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Shabbat Parashat Terumah | 5770

Hemdat HaDaf HaYomi: A Judge who Made a Mistake (6a)

Rav Ofer Livnat

Shevat 30- Adar 6, Sanhedrin 2-8

This week in the Daf Hayomi we begin to learn Masechet Sanhedrin, which deals mainly with the laws of judges. One of the issues the Gemara deals with is that of a judge who erred and ruled incorrectly. This issue is very complex and has many details, and we will only address a certain point.

The Gemara distinguishes between two types of mistakes. The first is a "taut bedvar mishna"- when the judge rules against a clear and explicit Halacha. The second type of mistake is a "taut beshikul hada'at"- when an issue is in dispute between the sages, and the Halacha has not been explicitly ruled in favor of one opinion.  However, common practice is like one of the opinions, and the judge ruled like the other opinion.

In a case of a "taut bedvar mishna," the ruling is nullified, and the judge must rule again. However, in a case of a "taut beshikul hada'at," the ruling usually stands, and in certain situations the judge must compensate the one who was damaged by the judge's error.

The Rishonim disagree as to the possibility of a "taut beshikul hada'at" in our days. According to the Rambam (Perush Hamishna Bechorot 4, 4 and Hilchot Sanhedrin 6, 2), the possibility of a "taut beshikul hada'at" in our days is extremely limited. According to his opinion, any ruling which is against the Gemara is considered a "taut bedvar mishna." However, any ruling which cannot be refuted from the Gemara is not considered as mistaken. The only possibility of a "taut beshikul hada'at" is if there is a dispute in the Gemara itself and the Halacha wasn't ruled in accordance with one opinion, but common practice is like one opinion.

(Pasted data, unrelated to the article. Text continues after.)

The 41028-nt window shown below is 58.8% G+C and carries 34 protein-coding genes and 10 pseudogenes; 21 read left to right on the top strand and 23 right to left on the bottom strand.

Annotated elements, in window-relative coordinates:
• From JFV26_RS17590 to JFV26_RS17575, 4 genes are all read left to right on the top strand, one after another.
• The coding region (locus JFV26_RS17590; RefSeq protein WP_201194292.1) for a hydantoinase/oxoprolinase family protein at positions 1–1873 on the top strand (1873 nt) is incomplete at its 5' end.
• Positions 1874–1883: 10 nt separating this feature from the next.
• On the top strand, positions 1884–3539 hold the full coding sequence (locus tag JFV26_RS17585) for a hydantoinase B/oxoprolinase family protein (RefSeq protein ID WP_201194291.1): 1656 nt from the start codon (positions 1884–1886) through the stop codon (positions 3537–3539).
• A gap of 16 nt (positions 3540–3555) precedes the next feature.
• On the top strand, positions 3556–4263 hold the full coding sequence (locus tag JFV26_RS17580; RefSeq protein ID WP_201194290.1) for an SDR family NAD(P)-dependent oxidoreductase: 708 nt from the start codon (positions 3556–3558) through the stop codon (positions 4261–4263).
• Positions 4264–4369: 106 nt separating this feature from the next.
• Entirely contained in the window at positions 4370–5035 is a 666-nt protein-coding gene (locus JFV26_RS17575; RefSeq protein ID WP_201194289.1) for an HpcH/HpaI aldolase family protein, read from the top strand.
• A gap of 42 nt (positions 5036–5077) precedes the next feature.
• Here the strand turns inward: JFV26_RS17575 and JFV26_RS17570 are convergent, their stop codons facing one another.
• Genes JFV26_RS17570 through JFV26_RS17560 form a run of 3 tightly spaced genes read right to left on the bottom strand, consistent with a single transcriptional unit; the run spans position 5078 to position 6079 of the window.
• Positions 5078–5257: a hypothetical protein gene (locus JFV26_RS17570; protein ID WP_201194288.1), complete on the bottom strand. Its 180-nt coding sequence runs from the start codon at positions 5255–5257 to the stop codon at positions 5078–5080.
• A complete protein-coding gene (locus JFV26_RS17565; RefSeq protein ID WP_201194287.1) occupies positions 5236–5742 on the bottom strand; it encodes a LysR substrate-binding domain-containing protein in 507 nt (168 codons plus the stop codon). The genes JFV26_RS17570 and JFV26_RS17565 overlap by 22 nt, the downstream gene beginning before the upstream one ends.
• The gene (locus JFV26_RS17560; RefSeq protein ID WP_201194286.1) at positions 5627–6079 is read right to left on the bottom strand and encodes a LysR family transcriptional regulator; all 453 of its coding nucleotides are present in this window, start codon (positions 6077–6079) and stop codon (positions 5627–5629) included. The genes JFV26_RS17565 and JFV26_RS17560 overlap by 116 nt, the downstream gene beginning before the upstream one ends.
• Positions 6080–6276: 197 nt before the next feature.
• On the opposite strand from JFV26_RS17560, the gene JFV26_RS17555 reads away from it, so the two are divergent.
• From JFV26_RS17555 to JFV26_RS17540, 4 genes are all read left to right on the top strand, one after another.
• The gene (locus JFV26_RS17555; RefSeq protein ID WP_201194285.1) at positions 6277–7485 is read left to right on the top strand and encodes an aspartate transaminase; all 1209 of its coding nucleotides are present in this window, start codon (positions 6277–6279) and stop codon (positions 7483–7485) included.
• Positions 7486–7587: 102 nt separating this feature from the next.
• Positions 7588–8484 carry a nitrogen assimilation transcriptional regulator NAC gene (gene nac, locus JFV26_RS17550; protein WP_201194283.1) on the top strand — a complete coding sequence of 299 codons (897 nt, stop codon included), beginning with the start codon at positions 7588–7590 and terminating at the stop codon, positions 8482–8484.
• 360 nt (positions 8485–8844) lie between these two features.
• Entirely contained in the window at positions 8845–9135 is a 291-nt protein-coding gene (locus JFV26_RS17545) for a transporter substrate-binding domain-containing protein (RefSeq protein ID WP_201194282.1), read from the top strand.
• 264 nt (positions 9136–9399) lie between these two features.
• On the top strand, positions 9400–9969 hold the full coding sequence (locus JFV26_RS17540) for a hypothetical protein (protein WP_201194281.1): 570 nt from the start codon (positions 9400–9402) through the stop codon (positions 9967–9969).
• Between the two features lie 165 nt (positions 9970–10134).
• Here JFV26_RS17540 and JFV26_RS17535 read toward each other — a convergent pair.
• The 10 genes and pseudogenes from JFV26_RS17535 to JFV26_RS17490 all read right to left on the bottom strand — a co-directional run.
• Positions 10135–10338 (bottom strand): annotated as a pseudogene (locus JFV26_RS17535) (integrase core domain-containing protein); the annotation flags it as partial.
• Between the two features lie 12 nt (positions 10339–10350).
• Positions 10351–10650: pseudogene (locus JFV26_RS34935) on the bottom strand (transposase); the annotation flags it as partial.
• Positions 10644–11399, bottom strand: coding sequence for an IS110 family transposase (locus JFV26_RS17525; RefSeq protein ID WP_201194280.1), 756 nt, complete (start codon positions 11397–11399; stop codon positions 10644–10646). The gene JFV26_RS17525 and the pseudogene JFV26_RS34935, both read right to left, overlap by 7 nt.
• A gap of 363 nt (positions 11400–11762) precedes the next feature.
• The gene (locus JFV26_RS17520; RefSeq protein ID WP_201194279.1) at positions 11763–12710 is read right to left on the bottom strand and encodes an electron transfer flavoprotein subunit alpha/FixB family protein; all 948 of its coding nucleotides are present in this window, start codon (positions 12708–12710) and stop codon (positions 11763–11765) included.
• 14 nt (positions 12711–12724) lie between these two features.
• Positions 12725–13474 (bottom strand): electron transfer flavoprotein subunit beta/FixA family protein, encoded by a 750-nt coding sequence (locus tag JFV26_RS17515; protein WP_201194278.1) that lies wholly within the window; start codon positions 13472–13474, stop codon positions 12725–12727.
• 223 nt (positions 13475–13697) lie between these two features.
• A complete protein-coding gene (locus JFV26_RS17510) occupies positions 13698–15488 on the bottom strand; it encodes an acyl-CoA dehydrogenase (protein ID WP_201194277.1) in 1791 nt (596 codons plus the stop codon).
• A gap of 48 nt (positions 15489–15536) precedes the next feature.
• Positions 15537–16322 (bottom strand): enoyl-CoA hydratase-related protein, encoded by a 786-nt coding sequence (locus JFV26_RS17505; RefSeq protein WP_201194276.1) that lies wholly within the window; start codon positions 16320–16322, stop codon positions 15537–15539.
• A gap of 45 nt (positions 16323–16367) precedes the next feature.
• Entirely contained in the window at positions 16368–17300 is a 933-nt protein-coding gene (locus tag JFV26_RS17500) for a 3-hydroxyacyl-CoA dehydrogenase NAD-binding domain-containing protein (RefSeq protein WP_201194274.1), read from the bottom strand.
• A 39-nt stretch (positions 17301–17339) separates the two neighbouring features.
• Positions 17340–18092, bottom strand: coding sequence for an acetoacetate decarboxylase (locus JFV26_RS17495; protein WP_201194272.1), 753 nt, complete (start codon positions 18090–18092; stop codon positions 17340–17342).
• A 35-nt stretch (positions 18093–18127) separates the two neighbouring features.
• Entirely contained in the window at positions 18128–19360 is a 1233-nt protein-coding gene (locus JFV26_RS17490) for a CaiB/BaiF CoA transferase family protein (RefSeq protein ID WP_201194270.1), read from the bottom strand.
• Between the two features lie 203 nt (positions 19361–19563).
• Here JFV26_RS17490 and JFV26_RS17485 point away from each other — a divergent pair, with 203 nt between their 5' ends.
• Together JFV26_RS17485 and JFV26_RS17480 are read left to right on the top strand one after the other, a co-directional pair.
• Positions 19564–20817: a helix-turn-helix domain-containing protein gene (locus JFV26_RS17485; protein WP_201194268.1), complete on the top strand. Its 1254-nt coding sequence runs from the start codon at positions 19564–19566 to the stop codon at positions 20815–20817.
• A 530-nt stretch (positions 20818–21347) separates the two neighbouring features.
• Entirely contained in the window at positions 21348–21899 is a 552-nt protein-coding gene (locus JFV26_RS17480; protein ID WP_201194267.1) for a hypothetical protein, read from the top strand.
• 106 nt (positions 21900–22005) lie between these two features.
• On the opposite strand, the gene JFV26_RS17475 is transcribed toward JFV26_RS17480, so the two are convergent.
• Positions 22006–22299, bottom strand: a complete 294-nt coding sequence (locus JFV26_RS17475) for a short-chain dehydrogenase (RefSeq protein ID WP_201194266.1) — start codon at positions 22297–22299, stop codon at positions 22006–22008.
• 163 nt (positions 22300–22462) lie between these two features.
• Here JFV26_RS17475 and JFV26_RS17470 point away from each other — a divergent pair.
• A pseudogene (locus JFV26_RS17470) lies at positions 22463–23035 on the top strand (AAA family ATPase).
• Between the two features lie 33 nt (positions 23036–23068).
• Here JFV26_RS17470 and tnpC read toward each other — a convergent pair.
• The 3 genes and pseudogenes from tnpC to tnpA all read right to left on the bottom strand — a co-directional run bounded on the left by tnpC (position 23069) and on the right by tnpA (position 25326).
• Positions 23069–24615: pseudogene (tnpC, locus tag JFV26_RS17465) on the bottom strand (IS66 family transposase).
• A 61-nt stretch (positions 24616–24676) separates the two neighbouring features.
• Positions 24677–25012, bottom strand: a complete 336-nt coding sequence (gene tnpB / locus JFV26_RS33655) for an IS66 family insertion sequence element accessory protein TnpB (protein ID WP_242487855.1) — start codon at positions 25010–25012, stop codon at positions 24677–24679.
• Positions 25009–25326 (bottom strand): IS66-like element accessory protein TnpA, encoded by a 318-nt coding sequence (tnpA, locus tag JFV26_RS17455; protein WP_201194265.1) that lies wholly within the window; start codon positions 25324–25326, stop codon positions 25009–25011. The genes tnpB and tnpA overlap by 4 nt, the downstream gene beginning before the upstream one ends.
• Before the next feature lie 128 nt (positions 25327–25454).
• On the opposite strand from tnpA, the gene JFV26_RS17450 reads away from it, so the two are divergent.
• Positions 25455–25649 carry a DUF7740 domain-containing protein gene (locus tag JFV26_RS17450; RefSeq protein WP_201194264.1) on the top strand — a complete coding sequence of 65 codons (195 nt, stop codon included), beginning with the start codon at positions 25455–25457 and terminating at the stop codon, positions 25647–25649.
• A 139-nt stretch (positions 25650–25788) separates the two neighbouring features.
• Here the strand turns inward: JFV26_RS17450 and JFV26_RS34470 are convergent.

However, according to the Rosh (Sanhedrin 4, 6), even in our days a "taut beshikul hada'at" is probable. He claims that if there is a dispute between the Poskim after the Talmud, if the judge is able to determine which opinion he believes to be correct, then he may do so. However, if he cannot decide, and one opinion is more accepted amongst the judges, and he ruled like the other opinion, then it is considered a "taut beshikul hada'at."

 

Summary and Ruling:

The Shulchan Aruch (Choshen Mishpat 25, 2) rules like the opinion of the Rambam that a "taut beshikul hada'at" is possible only when there is a dispute in the Gemara, and the Halacha was not ruled in accordance with one opinion, but common practice is like one opinion. The Shach (7) rules like the Rosh that a "taut beshikul hada'at" exits also when there is a dispute amongst later Poskim when the judge cannot decide between the opinions, and one opinion is more accepted. 

 

 

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Dedication

Hemdat Yamim is dedicated In memory of
Yehudah ben Naftali Hertz Cohen (Kamofsky)


This week’s Hemdat Yamim is dedicated in loving memory of
R' Meir ben
Yechezkel Shraga Brachfeld
o.b.m 

Hemdat Yamim is endowed by
Les & Ethel Sutker of Chicago, Illinois in loving memory of
Max and Mary Sutker and
Louis and Lillian Klein, z”l.

 

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